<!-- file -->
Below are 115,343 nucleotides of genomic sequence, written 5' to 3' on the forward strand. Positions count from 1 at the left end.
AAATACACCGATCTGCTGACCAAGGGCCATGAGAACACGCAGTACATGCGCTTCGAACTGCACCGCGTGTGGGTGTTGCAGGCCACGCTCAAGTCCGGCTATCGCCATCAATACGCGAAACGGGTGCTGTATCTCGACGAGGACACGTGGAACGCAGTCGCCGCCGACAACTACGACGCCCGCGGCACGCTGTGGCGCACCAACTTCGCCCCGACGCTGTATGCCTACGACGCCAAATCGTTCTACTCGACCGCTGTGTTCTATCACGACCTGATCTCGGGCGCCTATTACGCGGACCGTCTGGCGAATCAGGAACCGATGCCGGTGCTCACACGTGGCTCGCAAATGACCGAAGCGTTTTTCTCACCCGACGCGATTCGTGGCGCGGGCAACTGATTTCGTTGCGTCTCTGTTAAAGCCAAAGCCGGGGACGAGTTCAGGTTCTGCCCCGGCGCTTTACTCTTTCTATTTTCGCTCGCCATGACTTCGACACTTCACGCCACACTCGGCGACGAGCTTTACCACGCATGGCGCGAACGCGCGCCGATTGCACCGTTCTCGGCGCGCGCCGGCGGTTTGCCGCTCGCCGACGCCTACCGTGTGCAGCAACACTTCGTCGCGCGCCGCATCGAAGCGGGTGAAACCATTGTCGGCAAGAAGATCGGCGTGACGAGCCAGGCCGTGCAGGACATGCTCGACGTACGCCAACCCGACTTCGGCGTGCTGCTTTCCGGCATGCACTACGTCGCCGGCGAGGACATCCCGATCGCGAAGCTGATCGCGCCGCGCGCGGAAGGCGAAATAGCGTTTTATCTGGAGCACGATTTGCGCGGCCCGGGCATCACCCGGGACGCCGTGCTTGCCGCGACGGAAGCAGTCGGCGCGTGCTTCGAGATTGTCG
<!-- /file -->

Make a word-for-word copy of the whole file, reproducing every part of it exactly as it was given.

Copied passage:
Below are 115,343 nucleotides of genomic sequence, written 5' to 3' on the forward strand. Positions count from 1 at the left end.
AAATACACCGATCTGCTGACCAAGGGCCATGAGAACACGCAGTACATGCGCTTCGAACTGCACCGCGTGTGGGTGTTGCAGGCCACGCTCAAGTCCGGCTATCGCCATCAATACGCGAAACGGGTGCTGTATCTCGACGAGGACACGTGGAACGCAGTCGCCGCCGACAACTACGACGCCCGCGGCACGCTGTGGCGCACCAACTTCGCCCCGACGCTGTATGCCTACGACGCCAAATCGTTCTACTCGACCGCTGTGTTCTATCACGACCTGATCTCGGGCGCCTATTACGCGGACCGTCTGGCGAATCAGGAACCGATGCCGGTGCTCACACGTGGCTCGCAAATGACCGAAGCGTTTTTCTCACCCGACGCGATTCGTGGCGCGGGCAACTGATTTCGTTGCGTCTCTGTTAAAGCCAAAGCCGGGGACGAGTTCAGGTTCTGCCCCGGCGCTTTACTCTTTCTATTTTCGCTCGCCATGACTTCGACACTTCACGCCACACTCGGCGACGAGCTTTACCACGCATGGCGCGAACGCGCGCCGATTGCACCGTTCTCGGCGCGCGCCGGCGGTTTGCCGCTCGCCGACGCCTACCGTGTGCAGCAACACTTCGTCGCGCGCCGCATCGAAGCGGGTGAAACCATTGTCGGCAAGAAGATCGGCGTGACGAGCCAGGCCGTGCAGGACATGCTCGACGTACGCCAACCCGACTTCGGCGTGCTGCTTTCCGGCATGCACTACGTCGCCGGCGAGGACATCCCGATCGCGAAGCTGATCGCGCCGCGCGCGGAAGGCGAAATAGCGTTTTATCTGGAGCACGATTTGCGCGGCCCGGGCATCACCCGGGACGCCGTGCTTGCCGCGACGGAAGCAGTCGGCGCGTGCTTCGAGATTGTCG